Israel is a democracy that focuses on human dignity, said Avi Davis in a speech Monday night in the Lory Student Center North Ballroom.
Caravan for Democracy, a national organization that brings speakers on Israeli issues to college campuses, brought Davis to campus to speak on Israel as a democracy in the Middle East and its connection to the United States, according to www.caravanfordemocracy.org.
Davis is a senior fellow at the Freeman Center for Strategic Studies, as well as an attorney, journalist and lecturer.
Davis was a replacement speaker for Mark Regev, chief spokesman at the Israeli Embassy in Washington, D.C., who could not attend because of current world issues.
The event was cosponsored by Students for CHAI: Cultural and Historical Awareness of Israel, a new student group whose goal is to educate the CSU community on the culture and history of Israel, and Hillel.
More than 150 people turned out to hear Davis speak on key issues surrounding the Middle East, including the Israeli-Palestinian conflict and the current situation in Iraq.
“The struggles of the Jewish people are only a precursor of a struggle that may affect us all,” Davis said.
Davis emphasized that the cause of the Israel-Palestinian conflict is not possession of land.
“It is Palestine’s rejection of Israel’s right to exist,” he said.
Davis also said that the United Nations has outlived its purpose and that France is acting as an opponent to democracy.
“The United States and France began life together in the experiment of democracy,” he said. “(Now) France is surrendering the very elements of democracy that the founders fought for.”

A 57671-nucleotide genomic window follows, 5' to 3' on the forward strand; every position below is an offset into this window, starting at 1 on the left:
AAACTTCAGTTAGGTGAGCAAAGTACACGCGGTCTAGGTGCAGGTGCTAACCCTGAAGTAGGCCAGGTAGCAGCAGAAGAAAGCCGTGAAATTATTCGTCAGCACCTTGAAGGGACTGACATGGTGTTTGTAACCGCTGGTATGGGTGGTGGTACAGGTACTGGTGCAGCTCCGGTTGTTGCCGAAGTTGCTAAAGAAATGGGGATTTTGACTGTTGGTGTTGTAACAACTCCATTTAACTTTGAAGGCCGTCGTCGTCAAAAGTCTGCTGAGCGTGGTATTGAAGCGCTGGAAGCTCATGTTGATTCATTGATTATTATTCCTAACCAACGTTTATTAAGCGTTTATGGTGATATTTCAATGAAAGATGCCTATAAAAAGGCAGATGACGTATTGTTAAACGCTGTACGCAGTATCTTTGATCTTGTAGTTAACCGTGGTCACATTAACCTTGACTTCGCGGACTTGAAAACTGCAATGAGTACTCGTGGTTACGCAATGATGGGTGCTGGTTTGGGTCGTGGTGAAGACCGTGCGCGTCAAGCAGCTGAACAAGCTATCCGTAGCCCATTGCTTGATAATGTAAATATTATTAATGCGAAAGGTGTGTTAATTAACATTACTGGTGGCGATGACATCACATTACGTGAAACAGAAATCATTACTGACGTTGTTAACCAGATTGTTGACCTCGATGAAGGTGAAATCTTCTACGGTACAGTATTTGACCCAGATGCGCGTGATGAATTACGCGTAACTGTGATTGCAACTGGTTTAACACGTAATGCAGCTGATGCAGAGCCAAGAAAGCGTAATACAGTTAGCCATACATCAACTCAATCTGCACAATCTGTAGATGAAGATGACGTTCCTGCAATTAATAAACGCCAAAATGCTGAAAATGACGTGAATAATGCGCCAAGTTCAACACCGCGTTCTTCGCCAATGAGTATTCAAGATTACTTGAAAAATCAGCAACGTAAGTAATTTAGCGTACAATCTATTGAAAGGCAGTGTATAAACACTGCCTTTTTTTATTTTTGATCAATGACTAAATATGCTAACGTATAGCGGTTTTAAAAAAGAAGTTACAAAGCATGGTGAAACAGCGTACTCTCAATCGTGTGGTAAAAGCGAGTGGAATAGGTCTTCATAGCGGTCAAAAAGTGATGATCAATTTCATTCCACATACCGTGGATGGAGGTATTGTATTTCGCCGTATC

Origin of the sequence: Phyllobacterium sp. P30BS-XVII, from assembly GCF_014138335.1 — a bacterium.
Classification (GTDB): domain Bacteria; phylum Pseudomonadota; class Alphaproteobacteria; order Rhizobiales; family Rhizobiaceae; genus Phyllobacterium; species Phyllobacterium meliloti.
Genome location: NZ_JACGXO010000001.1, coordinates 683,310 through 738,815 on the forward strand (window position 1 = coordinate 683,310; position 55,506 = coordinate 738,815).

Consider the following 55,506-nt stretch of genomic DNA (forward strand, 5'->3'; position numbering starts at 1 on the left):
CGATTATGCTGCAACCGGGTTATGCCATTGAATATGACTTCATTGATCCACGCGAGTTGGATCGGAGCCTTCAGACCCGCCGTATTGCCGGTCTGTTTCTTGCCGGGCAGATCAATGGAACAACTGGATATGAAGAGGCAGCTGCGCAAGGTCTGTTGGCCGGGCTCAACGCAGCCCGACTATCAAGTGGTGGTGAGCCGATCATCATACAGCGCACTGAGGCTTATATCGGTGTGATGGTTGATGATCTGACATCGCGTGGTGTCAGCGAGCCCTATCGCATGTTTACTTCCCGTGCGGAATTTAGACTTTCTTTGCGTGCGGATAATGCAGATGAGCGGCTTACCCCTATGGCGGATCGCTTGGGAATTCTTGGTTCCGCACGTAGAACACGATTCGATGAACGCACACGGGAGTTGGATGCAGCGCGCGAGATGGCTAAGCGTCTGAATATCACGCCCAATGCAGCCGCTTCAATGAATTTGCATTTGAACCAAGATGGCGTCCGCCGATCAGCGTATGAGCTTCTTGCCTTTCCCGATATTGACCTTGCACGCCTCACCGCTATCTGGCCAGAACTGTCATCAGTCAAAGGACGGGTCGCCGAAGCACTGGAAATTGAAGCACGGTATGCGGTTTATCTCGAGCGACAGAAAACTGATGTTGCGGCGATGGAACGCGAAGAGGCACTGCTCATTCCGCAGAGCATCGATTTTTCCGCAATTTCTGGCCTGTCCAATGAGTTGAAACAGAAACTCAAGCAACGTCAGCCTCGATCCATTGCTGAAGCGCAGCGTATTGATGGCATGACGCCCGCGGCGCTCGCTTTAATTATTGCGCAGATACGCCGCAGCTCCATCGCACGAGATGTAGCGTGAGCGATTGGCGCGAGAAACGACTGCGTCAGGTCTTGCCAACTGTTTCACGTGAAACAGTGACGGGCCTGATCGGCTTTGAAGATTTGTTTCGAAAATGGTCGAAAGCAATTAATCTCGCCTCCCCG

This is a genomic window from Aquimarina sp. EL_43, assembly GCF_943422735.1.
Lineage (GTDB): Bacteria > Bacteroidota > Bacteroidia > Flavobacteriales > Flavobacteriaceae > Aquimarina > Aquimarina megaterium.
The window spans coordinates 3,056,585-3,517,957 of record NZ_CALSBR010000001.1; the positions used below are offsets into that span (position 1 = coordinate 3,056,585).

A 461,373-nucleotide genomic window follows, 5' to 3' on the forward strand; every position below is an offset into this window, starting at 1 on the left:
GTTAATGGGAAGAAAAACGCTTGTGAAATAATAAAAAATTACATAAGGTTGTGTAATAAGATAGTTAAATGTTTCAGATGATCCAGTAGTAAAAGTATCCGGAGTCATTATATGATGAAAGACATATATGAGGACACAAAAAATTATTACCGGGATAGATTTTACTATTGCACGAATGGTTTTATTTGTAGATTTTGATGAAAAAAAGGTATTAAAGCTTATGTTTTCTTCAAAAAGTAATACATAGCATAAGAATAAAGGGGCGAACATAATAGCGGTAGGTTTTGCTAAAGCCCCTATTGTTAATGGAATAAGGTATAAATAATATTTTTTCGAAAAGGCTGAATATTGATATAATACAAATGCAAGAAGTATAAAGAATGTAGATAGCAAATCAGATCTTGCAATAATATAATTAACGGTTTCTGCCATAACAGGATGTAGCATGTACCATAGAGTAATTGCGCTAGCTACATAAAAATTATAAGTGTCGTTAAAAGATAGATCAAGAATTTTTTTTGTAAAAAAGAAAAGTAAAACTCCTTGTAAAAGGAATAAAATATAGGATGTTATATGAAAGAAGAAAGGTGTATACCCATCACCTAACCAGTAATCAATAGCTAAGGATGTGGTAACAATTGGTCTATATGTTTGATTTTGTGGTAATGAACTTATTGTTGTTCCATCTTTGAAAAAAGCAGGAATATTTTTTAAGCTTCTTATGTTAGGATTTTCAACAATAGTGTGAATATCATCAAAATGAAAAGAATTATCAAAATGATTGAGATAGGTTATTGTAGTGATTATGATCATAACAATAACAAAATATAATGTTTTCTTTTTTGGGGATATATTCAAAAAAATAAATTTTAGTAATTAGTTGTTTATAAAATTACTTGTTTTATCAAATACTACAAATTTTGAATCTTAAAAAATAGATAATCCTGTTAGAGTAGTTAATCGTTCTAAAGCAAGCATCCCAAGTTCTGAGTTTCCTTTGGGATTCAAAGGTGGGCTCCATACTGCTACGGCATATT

After his speech, Davis answered questions from the audience, many regarding the war in Iraq, especially the Arab world’s view on Iraqi leader Saddam Hussein.
“I believe that there are a lot of leaders who would be happy to see Saddam gone,” he said.
Prior to his speech, Davis said that peace is possible in the Middle East, but it would require a cultural and attitude change.
“As John F. Kennedy said, peace has to be written in the hearts and minds of people and not just on paper,” he said.
Davis’s speech was the first event coordinated by Students for CHAI.
“This was a great kick-off event for us to start with,” said Rachel Raizen, co-president of Students for CHAI and vice president of Hillel.
Erin Lehnherr, a senior engineering science major, said she especially enjoyed the question-and-answer portion of the speech.
“I think most of us who came were looking a little more at the current issues,” she said. “I agree with (Davis) completely. I think a lot of the press is biased, so it was good to hear from a journalist perspective.”
Everyone who attended did not agree however. One student, who would not give her name to the Collegian, stood outside the ballroom holding a sign in protest of the speech.
Davis closed his speech by summarizing what he considers the heart of the conflicts in the Middle East.
“At risk is no less than the very soul of humanity,” he said. “We stand therefore at a crossroads and the only choices are life and death.”